Meteor is the last extant example of an experimental class of lakers, other than wrecks such as the Thomas Wilson and the barge Sagamore, a favorite divesite in Whitefish Bay. With the turn of the 21st century, Meteor was in a delicate state; her hull was rusting in places and the interiors were in serious need of repair. Because of her condition, in 2004 she was named one of the 10 most endangered historical properties by the Wisconsin Trust for Historic Preservation. By 2016, restoration had progressed and many portions of the ship were in excellent condition.
Meteor is 380 feet long overall with a 366-foot keel. Other dimensions include a beam of 45 feet and a depth of 26 feet. She contains 12 cargo bays which now contain an exhibit on the history of the ship.
Meteor, along with her sister whalebacks, (with one exception, the John Ericsson), were the first major boats on the Great Lakes with all accommodations aft and only a small room for the anchor windlass at the bow. Accommodations on Meteor include crew and officers' quarters, a galley, two dining areas, five showers, and three laundry areas. John Ericsson was the only whaleback with the pilothouse at the bow. John Ericsson was also one of the last whalebacks on the lakes with Meteor; she sailed on the Canadian side until 1964 when she was sold to the City of Hamilton, Ontario for use as a museum. However, the plan failed and John Ericsson was scrapped in 1969.
Preservation and stabilization project
In 2001, the Great Lakes Shipwreck Preservation Society (GLSPS), Wisconsin Underwater Archeology Association (WUAA), Lake Superior Maritime Museum Association (LSMMA), and the Superior Public Museums (SPM) started the S.S. Meteor Preservation and Stabilization Project. For one weekend in April, volunteers come together to work on Meteor. In 2015, 40 volunteers participated and completed various tasks, including painting and cleaning up the exhibit area.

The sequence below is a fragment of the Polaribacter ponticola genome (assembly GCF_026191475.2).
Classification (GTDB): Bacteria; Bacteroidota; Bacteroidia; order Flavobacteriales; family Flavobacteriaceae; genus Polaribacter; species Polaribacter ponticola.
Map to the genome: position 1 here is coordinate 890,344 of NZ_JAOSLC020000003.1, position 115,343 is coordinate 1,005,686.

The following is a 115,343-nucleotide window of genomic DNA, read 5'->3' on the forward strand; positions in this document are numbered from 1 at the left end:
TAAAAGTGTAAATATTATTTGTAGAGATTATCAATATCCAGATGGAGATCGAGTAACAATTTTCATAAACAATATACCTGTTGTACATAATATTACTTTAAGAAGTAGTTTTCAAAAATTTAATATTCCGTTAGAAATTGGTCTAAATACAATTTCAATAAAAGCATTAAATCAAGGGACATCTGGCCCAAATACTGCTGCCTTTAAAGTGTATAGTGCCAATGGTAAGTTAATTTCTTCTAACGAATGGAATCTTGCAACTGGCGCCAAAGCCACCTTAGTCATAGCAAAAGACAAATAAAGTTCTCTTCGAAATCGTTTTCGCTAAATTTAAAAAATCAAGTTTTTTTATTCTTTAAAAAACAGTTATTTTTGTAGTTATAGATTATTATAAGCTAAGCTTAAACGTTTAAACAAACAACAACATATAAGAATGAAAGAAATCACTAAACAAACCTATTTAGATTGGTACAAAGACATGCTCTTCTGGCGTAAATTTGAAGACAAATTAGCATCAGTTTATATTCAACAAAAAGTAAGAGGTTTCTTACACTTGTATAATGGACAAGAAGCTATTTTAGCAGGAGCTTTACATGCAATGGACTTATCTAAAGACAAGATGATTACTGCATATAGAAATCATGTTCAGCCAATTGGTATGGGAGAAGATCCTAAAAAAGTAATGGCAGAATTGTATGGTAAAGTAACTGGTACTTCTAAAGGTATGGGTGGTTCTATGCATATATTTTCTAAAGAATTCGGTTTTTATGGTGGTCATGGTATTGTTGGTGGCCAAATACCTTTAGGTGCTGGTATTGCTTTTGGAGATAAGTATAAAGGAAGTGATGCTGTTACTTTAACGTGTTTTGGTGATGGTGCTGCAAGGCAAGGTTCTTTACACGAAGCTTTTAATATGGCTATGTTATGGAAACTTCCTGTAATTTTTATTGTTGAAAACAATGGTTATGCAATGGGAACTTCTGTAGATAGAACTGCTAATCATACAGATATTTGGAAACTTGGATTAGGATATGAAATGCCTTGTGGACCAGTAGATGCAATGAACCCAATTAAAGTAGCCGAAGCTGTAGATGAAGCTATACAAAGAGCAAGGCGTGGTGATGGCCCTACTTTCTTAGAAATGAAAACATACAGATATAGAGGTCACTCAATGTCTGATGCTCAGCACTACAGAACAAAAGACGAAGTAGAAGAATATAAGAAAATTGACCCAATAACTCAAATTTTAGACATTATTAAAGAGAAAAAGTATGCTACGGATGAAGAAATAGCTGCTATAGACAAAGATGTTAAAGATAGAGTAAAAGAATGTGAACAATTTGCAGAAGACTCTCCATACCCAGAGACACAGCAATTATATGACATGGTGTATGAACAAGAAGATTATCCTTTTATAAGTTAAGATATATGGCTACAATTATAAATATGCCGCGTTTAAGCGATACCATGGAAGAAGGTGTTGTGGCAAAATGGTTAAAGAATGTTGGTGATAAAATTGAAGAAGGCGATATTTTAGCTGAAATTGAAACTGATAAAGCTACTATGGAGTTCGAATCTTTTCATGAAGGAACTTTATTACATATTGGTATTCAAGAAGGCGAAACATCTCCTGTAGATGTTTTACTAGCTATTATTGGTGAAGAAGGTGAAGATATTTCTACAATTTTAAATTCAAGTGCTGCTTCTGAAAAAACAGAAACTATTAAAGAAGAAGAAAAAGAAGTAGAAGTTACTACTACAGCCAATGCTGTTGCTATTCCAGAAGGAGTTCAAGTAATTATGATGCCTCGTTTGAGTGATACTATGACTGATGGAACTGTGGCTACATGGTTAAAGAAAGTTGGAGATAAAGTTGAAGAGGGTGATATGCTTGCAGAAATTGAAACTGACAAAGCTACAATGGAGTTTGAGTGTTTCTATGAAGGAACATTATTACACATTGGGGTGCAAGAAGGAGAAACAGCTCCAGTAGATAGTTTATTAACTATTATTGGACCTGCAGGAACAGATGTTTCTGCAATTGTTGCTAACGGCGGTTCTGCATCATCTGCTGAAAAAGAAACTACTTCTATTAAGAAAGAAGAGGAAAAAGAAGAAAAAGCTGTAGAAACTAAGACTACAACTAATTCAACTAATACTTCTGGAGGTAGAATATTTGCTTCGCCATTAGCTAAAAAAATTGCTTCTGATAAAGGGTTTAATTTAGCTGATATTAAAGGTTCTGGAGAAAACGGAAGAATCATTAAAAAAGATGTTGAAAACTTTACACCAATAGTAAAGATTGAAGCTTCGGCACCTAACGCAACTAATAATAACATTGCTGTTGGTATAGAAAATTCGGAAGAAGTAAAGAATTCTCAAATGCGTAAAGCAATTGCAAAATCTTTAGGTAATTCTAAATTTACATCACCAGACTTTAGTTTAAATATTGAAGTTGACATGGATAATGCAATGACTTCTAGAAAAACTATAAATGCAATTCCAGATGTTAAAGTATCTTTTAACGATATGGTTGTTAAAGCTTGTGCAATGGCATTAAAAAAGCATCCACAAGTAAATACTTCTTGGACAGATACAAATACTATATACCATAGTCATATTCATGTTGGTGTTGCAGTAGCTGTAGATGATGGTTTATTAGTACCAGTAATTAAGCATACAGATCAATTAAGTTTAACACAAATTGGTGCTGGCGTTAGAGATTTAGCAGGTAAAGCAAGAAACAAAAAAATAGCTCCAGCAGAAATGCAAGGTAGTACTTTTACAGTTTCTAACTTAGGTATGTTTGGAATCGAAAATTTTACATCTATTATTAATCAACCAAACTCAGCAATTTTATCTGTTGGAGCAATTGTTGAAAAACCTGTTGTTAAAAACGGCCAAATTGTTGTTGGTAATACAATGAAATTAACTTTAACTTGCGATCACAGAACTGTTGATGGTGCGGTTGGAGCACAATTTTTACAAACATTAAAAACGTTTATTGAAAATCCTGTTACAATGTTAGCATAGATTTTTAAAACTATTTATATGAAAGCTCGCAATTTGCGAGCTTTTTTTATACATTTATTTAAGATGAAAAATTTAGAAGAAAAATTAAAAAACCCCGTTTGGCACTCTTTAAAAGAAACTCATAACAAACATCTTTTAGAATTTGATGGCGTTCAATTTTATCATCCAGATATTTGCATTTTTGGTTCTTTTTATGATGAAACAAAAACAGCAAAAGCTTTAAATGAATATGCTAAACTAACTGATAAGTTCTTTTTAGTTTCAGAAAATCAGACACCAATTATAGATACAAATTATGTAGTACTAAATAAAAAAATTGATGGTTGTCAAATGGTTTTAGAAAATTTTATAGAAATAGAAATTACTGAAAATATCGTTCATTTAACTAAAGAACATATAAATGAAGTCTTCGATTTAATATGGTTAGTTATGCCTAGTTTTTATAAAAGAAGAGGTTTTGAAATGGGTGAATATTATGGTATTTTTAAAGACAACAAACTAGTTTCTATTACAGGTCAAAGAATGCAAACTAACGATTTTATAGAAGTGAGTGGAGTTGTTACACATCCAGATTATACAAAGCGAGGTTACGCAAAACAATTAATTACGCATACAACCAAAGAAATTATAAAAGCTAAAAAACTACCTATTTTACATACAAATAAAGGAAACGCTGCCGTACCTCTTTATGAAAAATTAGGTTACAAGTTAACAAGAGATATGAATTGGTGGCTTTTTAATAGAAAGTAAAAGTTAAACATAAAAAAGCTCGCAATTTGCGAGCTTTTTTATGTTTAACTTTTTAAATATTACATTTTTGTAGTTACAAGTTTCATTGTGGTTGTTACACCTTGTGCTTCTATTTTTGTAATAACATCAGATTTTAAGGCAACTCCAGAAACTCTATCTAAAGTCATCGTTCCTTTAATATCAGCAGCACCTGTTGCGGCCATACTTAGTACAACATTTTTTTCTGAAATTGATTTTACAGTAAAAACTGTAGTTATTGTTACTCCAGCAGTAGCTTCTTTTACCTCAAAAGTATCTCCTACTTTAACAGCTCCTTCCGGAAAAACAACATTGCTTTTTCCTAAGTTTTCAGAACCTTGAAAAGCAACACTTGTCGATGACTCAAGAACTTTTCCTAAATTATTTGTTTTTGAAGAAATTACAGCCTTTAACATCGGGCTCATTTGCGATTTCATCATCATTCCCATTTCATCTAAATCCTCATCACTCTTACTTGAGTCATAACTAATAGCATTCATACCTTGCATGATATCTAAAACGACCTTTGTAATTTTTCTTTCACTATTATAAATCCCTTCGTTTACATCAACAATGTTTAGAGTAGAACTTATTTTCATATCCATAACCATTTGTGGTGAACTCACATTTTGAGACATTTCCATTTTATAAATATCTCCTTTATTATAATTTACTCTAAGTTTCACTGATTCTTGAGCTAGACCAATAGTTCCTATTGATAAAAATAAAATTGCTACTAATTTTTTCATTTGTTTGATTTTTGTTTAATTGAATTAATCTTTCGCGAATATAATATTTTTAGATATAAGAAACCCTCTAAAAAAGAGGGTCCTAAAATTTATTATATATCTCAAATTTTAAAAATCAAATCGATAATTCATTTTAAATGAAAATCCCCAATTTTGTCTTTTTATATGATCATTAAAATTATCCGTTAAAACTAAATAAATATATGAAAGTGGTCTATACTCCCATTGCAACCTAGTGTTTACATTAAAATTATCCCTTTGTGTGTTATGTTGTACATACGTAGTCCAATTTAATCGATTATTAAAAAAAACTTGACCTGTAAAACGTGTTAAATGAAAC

- National Park Service (2007-01-23). "National Register Information System". National Register of Historic Places. National Park Service.
- Hancock 2001, pp. 133–134
- "Alexander McDougall biography". Superior Public Museum. Archived from the original on 16 July 2007. Retrieved 2007-08-17.
- "2004 Most Endangered Site". Wisconsin Trust For Historic Preservation. Archived from the original on August 5, 2007. Retrieved 2007-08-18.
- "Search for name "Meteor" and city "Superior"". Historical Collections of the Great Lakes. Archived from the original on June 9, 2007. Retrieved 2007-08-18.
- "S.S. Meteor Project 2011". Great Lakes Shipwreck Preservation Society. Retrieved 2012-09-06.
- "S.S. Meteor Preservation and Stabilization Project 2011". Great Lakes Shipwreck Preservation Society. Retrieved 2012-09-06.
- Kaczke, Lisa (26 April 2015). "Volunteers ready SS Meteor for summer". duluthnewstribune.com. Retrieved 6 August 2016.
- Hancock, Paul (2001). Shipwrecks of the Great Lakes. Hong Kong: Thunder Bay Press. ISBN 1-57145-291-5.